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Thursday, June 29, 2017

Commuter Options Spotlight

The Commuter Options program allows inner city workers to get good paying jobs in the suburbs by providing vehicles for their use, as SEPTA has very minimal service to many parts of the suburbs. Check out this recently published Op-Ed on the program by our Director, John Dodds.

For more information visit our Commuter Options page or contact John Dodds at jdoddspup@aol.com or 215-557-0822 x102.


Workers with their Commuter Options car, which they use to car pool to their job in the suburbs.

Jazz for the Jobless Fundraiser

Join PUP on Friday, June 9th for our annual Jazz for the Jobless fund raiser. We will be honoring our aggressive new State Senator Art Haywood and enjoying a home cooked soul food buffet, as well as jazz vocalist Wendy Simon and her Quartet.

Tickets are $60; $25 for PUP members and the unemployed.

Tickets can be purchased here.

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State Senator Art Haywood

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Jazz vocalist Wendy Simon

Wolf budget proposal calls for $12 minimum wage

The Times Tribune


February 8, 2017 - By Jon O'Connell

Gov. Tom Wolf has been urging lawmakers to raise the minimum wage since his campaign days. On Tuesday, he took matters into his own hands.

His 2017-18 executive budget proposal calls for raising the minimum wage from $7.25 to $12 an hour.

Advocates say the two-thirds increase would make it easier for families to earn life-sustaining pay.

Critics say it will force business owners to slash staff rosters or raise prices.

“I love when my employees are making more money. They’re more well-off. They’re happier,” said Joe Fasula, owner of Scranton-based Gerrity’s Supermarkets. “But the issue is that any increase in wages has to be offset by prices.”

Grocers industry-wide operate on a 1 percent to 2 percent margin, he said, and even a 10 percent payroll increase could wipe that out.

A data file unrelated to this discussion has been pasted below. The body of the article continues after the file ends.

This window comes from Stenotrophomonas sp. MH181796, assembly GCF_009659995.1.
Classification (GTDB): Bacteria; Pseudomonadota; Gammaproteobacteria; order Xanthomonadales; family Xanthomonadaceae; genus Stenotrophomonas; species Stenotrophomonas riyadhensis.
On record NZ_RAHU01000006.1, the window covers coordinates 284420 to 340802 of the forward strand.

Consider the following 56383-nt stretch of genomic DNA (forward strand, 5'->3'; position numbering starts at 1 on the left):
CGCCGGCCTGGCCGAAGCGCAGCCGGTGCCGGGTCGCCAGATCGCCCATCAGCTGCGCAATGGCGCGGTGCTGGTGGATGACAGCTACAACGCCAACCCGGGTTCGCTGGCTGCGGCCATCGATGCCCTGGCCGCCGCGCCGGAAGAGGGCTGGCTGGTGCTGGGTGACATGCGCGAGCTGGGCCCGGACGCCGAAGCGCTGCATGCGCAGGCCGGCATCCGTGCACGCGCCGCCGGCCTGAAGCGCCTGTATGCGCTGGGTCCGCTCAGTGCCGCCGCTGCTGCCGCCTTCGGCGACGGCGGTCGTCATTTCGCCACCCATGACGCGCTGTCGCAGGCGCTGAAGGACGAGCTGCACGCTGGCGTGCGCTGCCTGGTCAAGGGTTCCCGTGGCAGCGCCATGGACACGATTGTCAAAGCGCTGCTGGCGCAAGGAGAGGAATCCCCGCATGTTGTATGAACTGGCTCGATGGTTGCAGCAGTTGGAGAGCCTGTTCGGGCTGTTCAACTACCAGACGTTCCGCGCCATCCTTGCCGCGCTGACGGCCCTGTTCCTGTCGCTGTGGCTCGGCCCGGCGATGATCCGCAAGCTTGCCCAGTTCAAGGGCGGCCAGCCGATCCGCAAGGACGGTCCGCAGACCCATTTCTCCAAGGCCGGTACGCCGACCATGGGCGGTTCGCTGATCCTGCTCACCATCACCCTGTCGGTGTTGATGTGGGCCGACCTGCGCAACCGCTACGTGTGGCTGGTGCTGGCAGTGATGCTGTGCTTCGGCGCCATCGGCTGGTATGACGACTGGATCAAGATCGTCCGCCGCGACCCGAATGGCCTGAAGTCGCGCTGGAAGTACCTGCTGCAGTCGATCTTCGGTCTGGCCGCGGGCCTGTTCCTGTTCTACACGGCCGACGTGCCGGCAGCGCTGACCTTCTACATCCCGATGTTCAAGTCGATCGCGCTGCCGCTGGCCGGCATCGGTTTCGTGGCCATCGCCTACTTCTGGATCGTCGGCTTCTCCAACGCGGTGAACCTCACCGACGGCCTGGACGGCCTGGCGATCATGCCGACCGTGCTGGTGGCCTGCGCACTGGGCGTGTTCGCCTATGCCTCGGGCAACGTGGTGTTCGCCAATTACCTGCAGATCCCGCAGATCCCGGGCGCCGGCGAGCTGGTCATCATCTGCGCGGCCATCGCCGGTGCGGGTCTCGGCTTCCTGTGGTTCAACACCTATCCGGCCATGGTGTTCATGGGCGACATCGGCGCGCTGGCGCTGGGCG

Pennsylvania last raised its minimum wage in 2009, in step with the federal standard.

Tried before

In March, Gov. Wolf urged the legislature to raise it to $10.15, but repeated pleas from his office have failed to gain traction.

In his Tuesday budget proposal, Gov. Wolf estimated raising wages would bolster state revenue by about $95 million.

State Rep. Eddie Day Pashinski, D-121, Wilkes-Barre, said higher wages could give relief to those working full-time plus second and third jobs.

In many cases, companies have been raising wages to attract higher-caliber workers.

Recent employment numbers from the state Department of Labor and Industry show Northeast Pennsylvania’s labor force is shrinking, which could push wages higher as companies compete for talent.

Full-time employees at Gerrity’s start at $9 per hour. Only part-time employees who start with no experience in supermarkets make minimum wage, Mr. Fasula said.

‘Wage slavery’

Families might be able to climb just beyond the federal poverty limit if wages reach $12 an hour, said Alex Lotorto, a union delegate with the Industrial Workers of the World, Northeast Pennsylvania chapter, quoting numbers from the Massachusetts Institute of Technology Department of Urban Studies and Planning.

“Every neighboring state has increased their minimum wage, but Pennsylvania lingers in wage slavery at $7.25 per hour,” he said.

It’s too early to tell whether the governor’s proposal is too high or too fast, said Jennifer Kocher, a spokeswoman for Senate Majority Leader Jake Corman, R-34, Centre County.

“We are taking all the parts and pieces of the budget and digesting them and (studying) how they fit together — what the impact of raising the minimum wage would be on employers, while at the same time, what are the other areas that might be benefiting them,” she said.

JEFF HORVATH, staff writer, contributed to this report.

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